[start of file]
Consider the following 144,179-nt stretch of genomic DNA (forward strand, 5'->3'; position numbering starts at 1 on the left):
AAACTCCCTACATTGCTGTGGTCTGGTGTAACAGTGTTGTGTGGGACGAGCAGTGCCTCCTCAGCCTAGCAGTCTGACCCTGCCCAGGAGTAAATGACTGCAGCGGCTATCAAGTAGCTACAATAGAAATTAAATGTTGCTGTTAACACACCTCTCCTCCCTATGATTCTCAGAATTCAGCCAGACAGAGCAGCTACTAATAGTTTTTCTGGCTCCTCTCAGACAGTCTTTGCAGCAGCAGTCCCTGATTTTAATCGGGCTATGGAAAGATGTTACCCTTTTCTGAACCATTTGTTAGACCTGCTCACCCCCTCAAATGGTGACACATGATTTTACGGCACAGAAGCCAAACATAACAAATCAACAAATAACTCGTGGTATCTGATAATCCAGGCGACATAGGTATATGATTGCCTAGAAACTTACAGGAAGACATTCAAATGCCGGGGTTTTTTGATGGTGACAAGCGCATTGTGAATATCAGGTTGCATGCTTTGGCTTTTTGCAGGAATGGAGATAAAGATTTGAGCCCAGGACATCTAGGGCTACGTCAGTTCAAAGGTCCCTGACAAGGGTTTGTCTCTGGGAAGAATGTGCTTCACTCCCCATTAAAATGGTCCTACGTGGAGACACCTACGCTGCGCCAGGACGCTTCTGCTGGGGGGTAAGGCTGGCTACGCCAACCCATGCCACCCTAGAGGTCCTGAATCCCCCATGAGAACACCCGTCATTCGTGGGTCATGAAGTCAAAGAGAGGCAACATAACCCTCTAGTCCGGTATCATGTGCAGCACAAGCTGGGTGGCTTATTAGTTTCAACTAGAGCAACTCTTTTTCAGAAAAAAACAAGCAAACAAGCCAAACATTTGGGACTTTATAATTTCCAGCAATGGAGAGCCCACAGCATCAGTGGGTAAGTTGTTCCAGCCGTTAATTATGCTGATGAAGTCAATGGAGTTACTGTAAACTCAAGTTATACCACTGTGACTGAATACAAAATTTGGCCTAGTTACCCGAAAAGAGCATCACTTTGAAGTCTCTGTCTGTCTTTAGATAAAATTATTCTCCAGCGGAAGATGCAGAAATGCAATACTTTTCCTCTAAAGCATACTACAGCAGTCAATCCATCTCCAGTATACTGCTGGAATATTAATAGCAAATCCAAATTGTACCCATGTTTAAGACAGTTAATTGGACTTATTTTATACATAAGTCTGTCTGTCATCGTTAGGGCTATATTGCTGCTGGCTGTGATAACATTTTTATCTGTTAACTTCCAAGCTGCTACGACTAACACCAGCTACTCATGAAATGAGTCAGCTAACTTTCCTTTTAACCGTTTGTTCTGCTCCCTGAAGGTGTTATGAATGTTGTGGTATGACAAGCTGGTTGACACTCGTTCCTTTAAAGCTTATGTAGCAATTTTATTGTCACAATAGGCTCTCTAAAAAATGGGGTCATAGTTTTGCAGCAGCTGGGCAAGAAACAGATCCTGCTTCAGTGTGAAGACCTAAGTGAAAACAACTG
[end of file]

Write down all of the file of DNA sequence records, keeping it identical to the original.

Consider the following 144,179-nt stretch of genomic DNA (forward strand, 5'->3'; position numbering starts at 1 on the left):
AAACTCCCTACATTGCTGTGGTCTGGTGTAACAGTGTTGTGTGGGACGAGCAGTGCCTCCTCAGCCTAGCAGTCTGACCCTGCCCAGGAGTAAATGACTGCAGCGGCTATCAAGTAGCTACAATAGAAATTAAATGTTGCTGTTAACACACCTCTCCTCCCTATGATTCTCAGAATTCAGCCAGACAGAGCAGCTACTAATAGTTTTTCTGGCTCCTCTCAGACAGTCTTTGCAGCAGCAGTCCCTGATTTTAATCGGGCTATGGAAAGATGTTACCCTTTTCTGAACCATTTGTTAGACCTGCTCACCCCCTCAAATGGTGACACATGATTTTACGGCACAGAAGCCAAACATAACAAATCAACAAATAACTCGTGGTATCTGATAATCCAGGCGACATAGGTATATGATTGCCTAGAAACTTACAGGAAGACATTCAAATGCCGGGGTTTTTTGATGGTGACAAGCGCATTGTGAATATCAGGTTGCATGCTTTGGCTTTTTGCAGGAATGGAGATAAAGATTTGAGCCCAGGACATCTAGGGCTACGTCAGTTCAAAGGTCCCTGACAAGGGTTTGTCTCTGGGAAGAATGTGCTTCACTCCCCATTAAAATGGTCCTACGTGGAGACACCTACGCTGCGCCAGGACGCTTCTGCTGGGGGGTAAGGCTGGCTACGCCAACCCATGCCACCCTAGAGGTCCTGAATCCCCCATGAGAACACCCGTCATTCGTGGGTCATGAAGTCAAAGAGAGGCAACATAACCCTCTAGTCCGGTATCATGTGCAGCACAAGCTGGGTGGCTTATTAGTTTCAACTAGAGCAACTCTTTTTCAGAAAAAAACAAGCAAACAAGCCAAACATTTGGGACTTTATAATTTCCAGCAATGGAGAGCCCACAGCATCAGTGGGTAAGTTGTTCCAGCCGTTAATTATGCTGATGAAGTCAATGGAGTTACTGTAAACTCAAGTTATACCACTGTGACTGAATACAAAATTTGGCCTAGTTACCCGAAAAGAGCATCACTTTGAAGTCTCTGTCTGTCTTTAGATAAAATTATTCTCCAGCGGAAGATGCAGAAATGCAATACTTTTCCTCTAAAGCATACTACAGCAGTCAATCCATCTCCAGTATACTGCTGGAATATTAATAGCAAATCCAAATTGTACCCATGTTTAAGACAGTTAATTGGACTTATTTTATACATAAGTCTGTCTGTCATCGTTAGGGCTATATTGCTGCTGGCTGTGATAACATTTTTATCTGTTAACTTCCAAGCTGCTACGACTAACACCAGCTACTCATGAAATGAGTCAGCTAACTTTCCTTTTAACCGTTTGTTCTGCTCCCTGAAGGTGTTATGAATGTTGTGGTATGACAAGCTGGTTGACACTCGTTCCTTTAAAGCTTATGTAGCAATTTTATTGTCACAATAGGCTCTCTAAAAAATGGGGTCATAGTTTTGCAGCAGCTGGGCAAGAAACAGATCCTGCTTCAGTGTGAAGACCTAAGTGAAAACAACTG